News: CJ Exclusives

State reformers moving to sweep away bureaucratic tangle

U.S. economy lost $4 trillion in growth from new regulations added over past generation, but states are slashing red tape

SAN ANTONIO, Texas — President Trump has a strong agenda to cut the red tape restraining the economy, but like officials at the state level he faces an army of entrenched opponents.

Government rules affecting nearly every economic aspect of daily life are written and enforced by unelected, unaccountable bureaucrats who stay in office while elected officials come and go, said Jon Sanders, director of regulatory studies at the John Locke Foundation. Sanders and other regulatory experts addressed the burdens of government red tape this week at the State Policy Network’s annual conference. Regulations impede economic growth through compliance costs, paperwork, mandated purchases, numerous barriers to entry, market uncertainty, and closing avenues to investment and job creation.

“What is happening to us?” Laura Jones, executive vice president of the Canadian Federation of Independent Business, said during a panel debate.

Jones has done extensive research on the cost of red tape in Canada and the United States. She said regulators too often are zealots, citing the case of a California youngster who was told to shut down her lemonade stand unless she installed $2,300 in restaurant-grade equipment to make her refreshment.

Patrick McLaughlin heads the Program for Economic Research on Regulation at the Mercatus Center at George Mason University. Based on research from the center, McLaughlin said the U.S. economy would have been $4 trillion larger in 2012 if the number of regulations on the books had remained where they were in 1980. The $4 trillion amount is equivalent to the world’s fourth-largest national economy.

The Beacon Hill Institute at Suffolk University determined North Carolina’s regulatory overreach put a $25.5 billion hit on the economy in 2015 alone.

James Broughel, a research fellow at Mercatus, said a just-completed study of North Carolina’s regulatory landscape, which will be published soon, found the state has 109,350 regulations on the books. Of the 14 states studied so far, New York had the most at 307,636. Arizona the fewest at 63,919.

There’s a correlation between higher numbers of regulations and blue states. Public health and environmental issues tend to have the most administrative rules in all states, Broughel said.

North Carolina passed a sunset provision with periodic review of rules by the state Rules Review Commission in 2013 to cut archaic and harmful regulations.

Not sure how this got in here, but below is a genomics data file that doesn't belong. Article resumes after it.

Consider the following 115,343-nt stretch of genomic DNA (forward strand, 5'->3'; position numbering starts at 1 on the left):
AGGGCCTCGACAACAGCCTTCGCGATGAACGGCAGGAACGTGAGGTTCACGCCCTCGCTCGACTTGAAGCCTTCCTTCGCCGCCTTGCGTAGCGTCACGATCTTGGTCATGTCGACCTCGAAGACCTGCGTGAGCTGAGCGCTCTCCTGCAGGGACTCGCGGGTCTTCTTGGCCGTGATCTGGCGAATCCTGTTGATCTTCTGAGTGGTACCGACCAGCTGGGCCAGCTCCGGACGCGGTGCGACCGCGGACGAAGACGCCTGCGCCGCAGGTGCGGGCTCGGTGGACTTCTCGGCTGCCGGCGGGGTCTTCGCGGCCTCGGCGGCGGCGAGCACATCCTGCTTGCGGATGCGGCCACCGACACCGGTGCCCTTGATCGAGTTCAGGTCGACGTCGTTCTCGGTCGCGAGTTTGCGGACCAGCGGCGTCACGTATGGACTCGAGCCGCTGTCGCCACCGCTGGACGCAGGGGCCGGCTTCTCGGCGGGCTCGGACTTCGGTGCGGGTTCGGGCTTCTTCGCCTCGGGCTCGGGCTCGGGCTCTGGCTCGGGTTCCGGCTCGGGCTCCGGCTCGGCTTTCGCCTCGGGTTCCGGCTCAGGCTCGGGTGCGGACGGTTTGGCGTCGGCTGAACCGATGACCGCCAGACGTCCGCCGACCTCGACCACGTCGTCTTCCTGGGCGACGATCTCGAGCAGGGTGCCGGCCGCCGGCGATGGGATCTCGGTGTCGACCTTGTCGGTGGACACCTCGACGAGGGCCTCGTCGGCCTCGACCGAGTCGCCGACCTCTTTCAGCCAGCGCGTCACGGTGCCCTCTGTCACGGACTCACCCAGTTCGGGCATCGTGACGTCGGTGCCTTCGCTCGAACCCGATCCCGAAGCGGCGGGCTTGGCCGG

McLaughlin told Carolina Journal that North Carolina is ahead of the reform curve as one of the few states he’s aware of with a rules review process. But he warned a commission can lose its way, as happened in Pennsylvania.

“If the goals of the commission change and don’t remain focused on are rules working, are economic benefits being delivered, what are the economic costs, then you may not stay ahead of the game,” McLaughlin said.

Garth Dunklin, chairman of North Carolina’s Rules Review Commission, told CJ  that, as of Wednesday, 11,636 of 19,302 rules subject to the sunset process had been reviewed.

Of that number, 1,465 — 12.6 percent — were killed, and 7,211 (62 percent) were kept intact without change or review. Another 2,960 or 25.4 percent of the rules will be subjected to a formal hearing and readoption vote.

Dunklin calls for reforms to prevent state agencies from retaining regulations without review. House Bill 162 would make that change, and prohibit adoption of any permanent rule if the cost to those impacted would be $100 million or more over a five-year period. A conference committee reconciled differing House and Senate versions of the bill, but the House never passed it.

Jones said her home province of British Columbia reduced its “tangle of rules by 47 percent since 2001. The province transformed from an economic basket case in what she called “the dismal decade” of the 1990s to one of Canada’s leading economic engines today. That was done by requiring two regulations be killed for every new one passed.

McLaughlin said that is a good model for states to emulate, and some are considering it. Others use different approaches.

Idaho passed a constitutional amendment to repeal and repass every regulation annually, McLaughlin said.

Mike Webert, a member of the Virginia House of Delegates, said his state may pass a constitutional amendment during the next session giving the legislature the right to review administrative rules. Repeal would not be subject to a gubernatorial veto.

Webert said rubber-stamp votes often are sought for a state rule to comply with federal regulations. He said he votes no, and demands a fiscal analysis to determine the impact.

Bill Peacock, vice president of research at the Texas Public Policy Foundation, said regulatory inertia must be combated to eliminate rules.

“Regulators like to regulate,” Peacock said. “It’s what they do for a living.”

The crony relationship between special interests and regulators is another barrier to reform, he said. Corporations want to receive benefits from regulators they can’t get from the market, and one way to do that is to have regulators create barriers to entry to keep competitors out.